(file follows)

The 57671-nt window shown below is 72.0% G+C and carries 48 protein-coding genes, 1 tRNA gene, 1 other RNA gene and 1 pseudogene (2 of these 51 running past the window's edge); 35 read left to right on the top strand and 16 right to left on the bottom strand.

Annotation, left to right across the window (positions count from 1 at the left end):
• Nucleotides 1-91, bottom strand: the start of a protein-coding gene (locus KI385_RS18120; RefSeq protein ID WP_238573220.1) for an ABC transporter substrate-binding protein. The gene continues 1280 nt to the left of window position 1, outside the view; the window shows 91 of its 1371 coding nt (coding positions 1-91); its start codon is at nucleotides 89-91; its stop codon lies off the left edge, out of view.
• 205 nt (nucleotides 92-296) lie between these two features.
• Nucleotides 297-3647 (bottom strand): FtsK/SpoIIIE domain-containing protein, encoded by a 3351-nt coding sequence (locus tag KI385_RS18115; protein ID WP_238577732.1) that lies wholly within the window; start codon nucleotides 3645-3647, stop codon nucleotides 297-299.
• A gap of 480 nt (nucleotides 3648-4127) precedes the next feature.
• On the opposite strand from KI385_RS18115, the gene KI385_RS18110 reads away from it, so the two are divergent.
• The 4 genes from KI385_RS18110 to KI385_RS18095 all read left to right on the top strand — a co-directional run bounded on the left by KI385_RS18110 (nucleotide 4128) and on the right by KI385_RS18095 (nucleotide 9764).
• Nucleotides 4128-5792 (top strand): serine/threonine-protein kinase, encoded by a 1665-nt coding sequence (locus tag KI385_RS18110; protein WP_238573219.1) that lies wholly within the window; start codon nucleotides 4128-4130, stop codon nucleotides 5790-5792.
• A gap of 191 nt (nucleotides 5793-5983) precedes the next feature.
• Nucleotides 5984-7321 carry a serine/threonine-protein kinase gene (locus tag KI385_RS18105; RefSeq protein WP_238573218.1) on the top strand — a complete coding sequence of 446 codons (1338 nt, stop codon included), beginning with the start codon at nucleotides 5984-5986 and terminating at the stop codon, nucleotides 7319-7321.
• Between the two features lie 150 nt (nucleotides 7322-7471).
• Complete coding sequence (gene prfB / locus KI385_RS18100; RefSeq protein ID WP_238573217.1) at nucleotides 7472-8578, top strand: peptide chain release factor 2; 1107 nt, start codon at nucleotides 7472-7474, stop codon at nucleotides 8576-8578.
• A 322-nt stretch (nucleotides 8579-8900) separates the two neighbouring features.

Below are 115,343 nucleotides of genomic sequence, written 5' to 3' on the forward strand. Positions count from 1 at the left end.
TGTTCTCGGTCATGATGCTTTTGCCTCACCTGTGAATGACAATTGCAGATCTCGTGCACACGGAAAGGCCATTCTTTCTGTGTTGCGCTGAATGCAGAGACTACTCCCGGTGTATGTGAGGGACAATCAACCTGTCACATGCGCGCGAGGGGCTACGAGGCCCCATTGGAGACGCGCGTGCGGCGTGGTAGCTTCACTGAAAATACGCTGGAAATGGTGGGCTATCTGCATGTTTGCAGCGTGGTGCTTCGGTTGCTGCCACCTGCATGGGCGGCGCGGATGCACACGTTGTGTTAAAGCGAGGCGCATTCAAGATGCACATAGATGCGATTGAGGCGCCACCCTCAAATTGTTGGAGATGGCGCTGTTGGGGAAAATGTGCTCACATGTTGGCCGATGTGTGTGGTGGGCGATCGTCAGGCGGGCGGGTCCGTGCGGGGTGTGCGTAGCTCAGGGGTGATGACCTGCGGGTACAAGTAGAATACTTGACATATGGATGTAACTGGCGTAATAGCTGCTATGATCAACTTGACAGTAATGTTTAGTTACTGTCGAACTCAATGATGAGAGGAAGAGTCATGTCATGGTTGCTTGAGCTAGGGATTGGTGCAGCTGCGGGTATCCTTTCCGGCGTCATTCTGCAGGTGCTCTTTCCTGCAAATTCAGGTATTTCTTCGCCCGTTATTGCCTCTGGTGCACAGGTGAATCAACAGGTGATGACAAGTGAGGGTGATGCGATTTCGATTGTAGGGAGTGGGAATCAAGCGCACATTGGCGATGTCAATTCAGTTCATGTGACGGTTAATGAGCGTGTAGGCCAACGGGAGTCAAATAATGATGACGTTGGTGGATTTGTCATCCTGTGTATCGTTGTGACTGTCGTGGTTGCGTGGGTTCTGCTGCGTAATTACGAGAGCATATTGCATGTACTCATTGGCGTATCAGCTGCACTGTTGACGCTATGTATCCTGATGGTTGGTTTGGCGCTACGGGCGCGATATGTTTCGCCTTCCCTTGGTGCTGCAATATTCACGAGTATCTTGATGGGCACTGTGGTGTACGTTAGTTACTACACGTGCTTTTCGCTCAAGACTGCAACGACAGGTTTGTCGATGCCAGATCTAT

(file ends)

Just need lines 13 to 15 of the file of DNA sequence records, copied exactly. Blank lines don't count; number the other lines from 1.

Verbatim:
• Complete coding sequence (gene prfB / locus KI385_RS18100; RefSeq protein ID WP_238573217.1) at nucleotides 7472-8578, top strand: peptide chain release factor 2; 1107 nt, start codon at nucleotides 7472-7474, stop codon at nucleotides 8576-8578.
• A 322-nt stretch (nucleotides 8579-8900) separates the two neighbouring features.

Below are 115,343 nucleotides of genomic sequence, written 5' to 3' on the forward strand. Positions count from 1 at the left end.